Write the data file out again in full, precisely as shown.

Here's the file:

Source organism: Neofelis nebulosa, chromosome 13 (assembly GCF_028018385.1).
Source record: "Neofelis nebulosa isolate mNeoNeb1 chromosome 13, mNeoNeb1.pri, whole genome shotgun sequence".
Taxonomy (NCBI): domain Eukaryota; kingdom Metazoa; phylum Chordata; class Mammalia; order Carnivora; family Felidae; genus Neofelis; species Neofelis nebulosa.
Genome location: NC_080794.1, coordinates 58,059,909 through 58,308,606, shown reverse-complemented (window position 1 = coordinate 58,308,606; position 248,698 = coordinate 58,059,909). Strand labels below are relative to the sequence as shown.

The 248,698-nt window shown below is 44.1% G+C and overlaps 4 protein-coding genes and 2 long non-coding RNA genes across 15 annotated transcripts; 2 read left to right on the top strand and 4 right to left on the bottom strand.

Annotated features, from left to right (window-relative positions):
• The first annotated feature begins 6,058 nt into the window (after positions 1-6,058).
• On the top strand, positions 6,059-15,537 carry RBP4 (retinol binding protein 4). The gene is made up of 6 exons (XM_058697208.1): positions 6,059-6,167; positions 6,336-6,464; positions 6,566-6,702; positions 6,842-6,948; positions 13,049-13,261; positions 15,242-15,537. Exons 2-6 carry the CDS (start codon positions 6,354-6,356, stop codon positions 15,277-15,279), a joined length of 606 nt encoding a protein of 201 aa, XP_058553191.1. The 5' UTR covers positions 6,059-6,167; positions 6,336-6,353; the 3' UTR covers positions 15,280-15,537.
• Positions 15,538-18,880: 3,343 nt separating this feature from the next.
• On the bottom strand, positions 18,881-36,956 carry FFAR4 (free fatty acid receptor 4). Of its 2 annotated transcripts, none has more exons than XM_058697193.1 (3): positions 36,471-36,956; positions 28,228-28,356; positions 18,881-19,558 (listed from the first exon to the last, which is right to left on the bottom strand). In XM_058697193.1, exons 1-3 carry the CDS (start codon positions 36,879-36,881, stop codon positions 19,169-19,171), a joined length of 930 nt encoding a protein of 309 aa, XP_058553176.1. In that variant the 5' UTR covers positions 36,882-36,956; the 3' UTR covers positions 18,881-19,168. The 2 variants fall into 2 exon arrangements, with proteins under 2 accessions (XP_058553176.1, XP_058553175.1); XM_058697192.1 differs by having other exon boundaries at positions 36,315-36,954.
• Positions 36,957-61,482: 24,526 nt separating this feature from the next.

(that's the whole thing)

Source organism: Neofelis nebulosa, chromosome 13 (assembly GCF_028018385.1).
Source record: "Neofelis nebulosa isolate mNeoNeb1 chromosome 13, mNeoNeb1.pri, whole genome shotgun sequence".
Taxonomy (NCBI): domain Eukaryota; kingdom Metazoa; phylum Chordata; class Mammalia; order Carnivora; family Felidae; genus Neofelis; species Neofelis nebulosa.
Genome location: NC_080794.1, coordinates 58,059,909 through 58,308,606, shown reverse-complemented (window position 1 = coordinate 58,308,606; position 248,698 = coordinate 58,059,909). Strand labels below are relative to the sequence as shown.

The 248,698-nt window shown below is 44.1% G+C and overlaps 4 protein-coding genes and 2 long non-coding RNA genes across 15 annotated transcripts; 2 read left to right on the top strand and 4 right to left on the bottom strand.

Annotated features, from left to right (window-relative positions):
• The first annotated feature begins 6,058 nt into the window (after positions 1-6,058).
• On the top strand, positions 6,059-15,537 carry RBP4 (retinol binding protein 4). The gene is made up of 6 exons (XM_058697208.1): positions 6,059-6,167; positions 6,336-6,464; positions 6,566-6,702; positions 6,842-6,948; positions 13,049-13,261; positions 15,242-15,537. Exons 2-6 carry the CDS (start codon positions 6,354-6,356, stop codon positions 15,277-15,279), a joined length of 606 nt encoding a protein of 201 aa, XP_058553191.1. The 5' UTR covers positions 6,059-6,167; positions 6,336-6,353; the 3' UTR covers positions 15,280-15,537.
• Positions 15,538-18,880: 3,343 nt separating this feature from the next.
• On the bottom strand, positions 18,881-36,956 carry FFAR4 (free fatty acid receptor 4). Of its 2 annotated transcripts, none has more exons than XM_058697193.1 (3): positions 36,471-36,956; positions 28,228-28,356; positions 18,881-19,558 (listed from the first exon to the last, which is right to left on the bottom strand). In XM_058697193.1, exons 1-3 carry the CDS (start codon positions 36,879-36,881, stop codon positions 19,169-19,171), a joined length of 930 nt encoding a protein of 309 aa, XP_058553176.1. In that variant the 5' UTR covers positions 36,882-36,956; the 3' UTR covers positions 18,881-19,168. The 2 variants fall into 2 exon arrangements, with proteins under 2 accessions (XP_058553176.1, XP_058553175.1); XM_058697192.1 differs by having other exon boundaries at positions 36,315-36,954.
• Positions 36,957-61,482: 24,526 nt separating this feature from the next.